The nice guys are over there, in last place.

“And now we go to Tony, calling from Orlando. Tony, are you there?”

“Hey, dittos, Rush. Longtime listener, first time caller. I just wanted to call and ask you what’s up with all this global warming stuff. I mean, is the planet really getting warmer, and are people to blame?”

“Well Tony, I’ll tell you. I have an opinion on that, but some people find my style brash and offensive, so I’m just going to sit back and shut up and let someone nicer try and defend the conservative point of view.”

Does that sound a bit strange? It might, if you’ve ever listened to Rush Limbaugh, or Bill O’Reilly, or James Dobson, or D. James Kennedy, or any of the other conservative masters of “framing.” And yet, some people are seriously suggesting that the above approach is the one PZ Myers and Richard Dawkins ought to be taking, in the interests of “framing” science. Don’t the “framing” advocates ever listen to how real framing is actually done, by those whose apparent success is the reason we even want to frame science in the first place?

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Who’s smarter, God or Darwin?

Over at ScienceBlogs, the topic of “framing” has come up again (and again). I generally agree with Rosenhouse: for science to make peace with irrational superstition so that the two can live side by side in the same society is like the sheep making peace with the wolves so the pack and the flock can mingle. It may cut down on the running around in the short term, but it’s unlikely to be beneficial in the long run (i.e. in however long it takes the wolves to get hungry again). The task of understanding how the world really is, and denial that the world can differ in any way from the dogmatic pronouncements of the Bronze Age, are two fundamentally incompatible things.

However, in the spirit of a good challenge, I’d like to propose a new “frame” for presenting evolution to the creationism-minded. It goes like this: Who is smarter, God or Darwin? If Charles Darwin is smart enough to think up a biological system that would allow life to adapt to changing environments, and to recover from extinctions and other catastrophes, and to flourish in many creative and diverse ways most wonderful, then do you think a divine Creator would be clever enough to come up with a system that was as well-thought-out as Darwin’s?

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PZ in trouble again

There goes PZ Myers, getting himself in trouble with religious folks again.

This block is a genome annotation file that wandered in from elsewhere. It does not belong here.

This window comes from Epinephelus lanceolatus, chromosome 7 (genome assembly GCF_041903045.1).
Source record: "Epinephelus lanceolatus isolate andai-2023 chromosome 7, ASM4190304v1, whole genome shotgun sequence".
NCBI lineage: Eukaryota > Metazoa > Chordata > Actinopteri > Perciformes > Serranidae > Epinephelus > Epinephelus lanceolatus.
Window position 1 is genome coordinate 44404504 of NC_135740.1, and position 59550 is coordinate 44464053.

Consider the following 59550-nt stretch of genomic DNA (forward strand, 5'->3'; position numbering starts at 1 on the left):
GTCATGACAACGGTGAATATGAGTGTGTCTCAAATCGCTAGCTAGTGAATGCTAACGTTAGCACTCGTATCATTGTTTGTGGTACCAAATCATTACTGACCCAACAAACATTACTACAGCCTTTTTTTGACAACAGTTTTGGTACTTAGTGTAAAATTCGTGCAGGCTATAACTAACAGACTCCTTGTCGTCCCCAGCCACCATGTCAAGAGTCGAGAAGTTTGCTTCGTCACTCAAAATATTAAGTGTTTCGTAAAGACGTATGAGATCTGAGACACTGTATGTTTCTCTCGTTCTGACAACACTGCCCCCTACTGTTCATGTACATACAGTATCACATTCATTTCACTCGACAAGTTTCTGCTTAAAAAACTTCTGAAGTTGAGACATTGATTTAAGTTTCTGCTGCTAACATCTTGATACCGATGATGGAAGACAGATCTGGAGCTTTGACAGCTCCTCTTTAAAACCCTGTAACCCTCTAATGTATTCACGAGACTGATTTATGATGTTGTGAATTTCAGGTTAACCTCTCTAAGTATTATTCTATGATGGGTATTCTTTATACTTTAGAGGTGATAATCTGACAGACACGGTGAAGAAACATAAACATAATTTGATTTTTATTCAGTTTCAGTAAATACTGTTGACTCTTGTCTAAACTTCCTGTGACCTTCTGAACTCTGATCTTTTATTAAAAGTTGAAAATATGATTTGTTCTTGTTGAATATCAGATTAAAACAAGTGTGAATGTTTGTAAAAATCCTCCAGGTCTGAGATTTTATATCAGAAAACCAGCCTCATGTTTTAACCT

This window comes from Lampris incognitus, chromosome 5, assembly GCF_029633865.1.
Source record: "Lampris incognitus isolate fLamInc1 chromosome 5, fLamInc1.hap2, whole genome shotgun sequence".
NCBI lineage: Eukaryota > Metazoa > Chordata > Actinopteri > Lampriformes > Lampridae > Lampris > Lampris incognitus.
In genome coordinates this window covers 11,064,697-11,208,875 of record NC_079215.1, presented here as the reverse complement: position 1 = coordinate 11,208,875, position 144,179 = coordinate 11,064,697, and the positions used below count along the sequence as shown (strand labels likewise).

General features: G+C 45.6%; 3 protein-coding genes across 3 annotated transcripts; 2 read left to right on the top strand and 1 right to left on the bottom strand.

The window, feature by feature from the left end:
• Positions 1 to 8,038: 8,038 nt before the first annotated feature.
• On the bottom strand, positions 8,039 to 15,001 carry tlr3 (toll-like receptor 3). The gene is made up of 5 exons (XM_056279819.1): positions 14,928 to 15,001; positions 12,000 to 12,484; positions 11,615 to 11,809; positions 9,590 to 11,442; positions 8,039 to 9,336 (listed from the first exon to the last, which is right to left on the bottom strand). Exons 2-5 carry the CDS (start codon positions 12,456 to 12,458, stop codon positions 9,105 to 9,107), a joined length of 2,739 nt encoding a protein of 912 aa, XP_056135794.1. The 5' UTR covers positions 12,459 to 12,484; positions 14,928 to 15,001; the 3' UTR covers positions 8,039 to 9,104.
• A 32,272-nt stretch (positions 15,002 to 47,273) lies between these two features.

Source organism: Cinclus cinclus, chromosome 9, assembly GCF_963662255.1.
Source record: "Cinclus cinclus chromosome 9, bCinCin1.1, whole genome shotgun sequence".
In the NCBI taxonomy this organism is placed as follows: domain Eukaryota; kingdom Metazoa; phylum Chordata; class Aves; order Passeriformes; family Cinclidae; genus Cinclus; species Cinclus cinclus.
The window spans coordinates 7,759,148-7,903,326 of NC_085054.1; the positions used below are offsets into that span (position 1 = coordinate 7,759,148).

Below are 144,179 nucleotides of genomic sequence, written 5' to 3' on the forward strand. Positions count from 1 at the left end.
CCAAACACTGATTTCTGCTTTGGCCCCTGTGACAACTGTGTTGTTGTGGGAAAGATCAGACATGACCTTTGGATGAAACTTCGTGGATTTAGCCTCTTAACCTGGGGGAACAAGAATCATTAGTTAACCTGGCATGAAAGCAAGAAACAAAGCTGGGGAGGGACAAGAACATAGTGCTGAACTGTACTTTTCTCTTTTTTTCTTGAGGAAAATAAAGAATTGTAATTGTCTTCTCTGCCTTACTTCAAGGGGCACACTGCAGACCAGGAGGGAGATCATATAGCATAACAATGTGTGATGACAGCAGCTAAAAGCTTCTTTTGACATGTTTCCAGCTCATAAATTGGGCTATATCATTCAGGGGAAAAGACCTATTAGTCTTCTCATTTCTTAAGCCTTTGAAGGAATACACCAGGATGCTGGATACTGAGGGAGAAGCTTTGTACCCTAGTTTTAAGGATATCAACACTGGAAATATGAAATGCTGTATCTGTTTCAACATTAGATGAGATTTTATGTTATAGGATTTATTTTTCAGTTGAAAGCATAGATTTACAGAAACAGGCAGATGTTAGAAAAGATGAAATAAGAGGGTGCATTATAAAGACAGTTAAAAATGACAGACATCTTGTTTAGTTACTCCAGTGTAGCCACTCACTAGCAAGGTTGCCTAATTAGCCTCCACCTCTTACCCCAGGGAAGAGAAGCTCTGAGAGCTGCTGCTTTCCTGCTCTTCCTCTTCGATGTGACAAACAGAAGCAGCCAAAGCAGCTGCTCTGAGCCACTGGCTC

And of course some people took umbrage at my rude dismissal of religion. Then it started getting more fun. People actually told me I should be gentler with people’s illusions as a way to win them towards my “side” … which I have to disagree with on principle. I don’t think I gain anything by lying to people about what I think, my “side” isn’t the one that is mired in delusions, and it’s not as if there’s a shortage of scientists who will happily and without qualification encourage people who try to use religious fol-de-rol to justify evolution, and vice versa.

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Framing Science?

Via the Framing Science blog, a success story about getting things done by properly “framing” the science behind the policy:

The unprecedented success at translating expert recommendations into a policy victory is in no small part due to the strategic framing of the initiative. The complexities of this bill were put in terms that policymakers and the public could understand, value, and support. As one backer described: “We quit talking about the virtues of science in the abstract and started talking about its impact on jobs. Everybody understands jobs.”

While this is good news, it illustrates a problem I have with the whole “framing” debate. Read the rest of this entry »

Pharyngula: Another round in the Kleiman/Myers skirmish

PZ Myers has another go at those who claim that it’s wrong to criticize someone else’s belief in God. In so doing, he voices a frequently-expressed opinion that, in my view, does a bad job of (should I say it?) “framing” the debate.

I am saying precisely that belief in god is wrong because there is no empirical or theoretical support for it; there is a concatenation of myths leavened with post-hoc justifications for them, which is not the same thing.

There’s something unsatisfactory about saying that there is no evidence for God. After all, we learn new things all the time. Just because we say “there is no evidence for God” doesn’t mean that evidence might not exist somewhere. It just means we haven’t seen any (yet).

To me, that argument comes up short. Read the rest of this entry »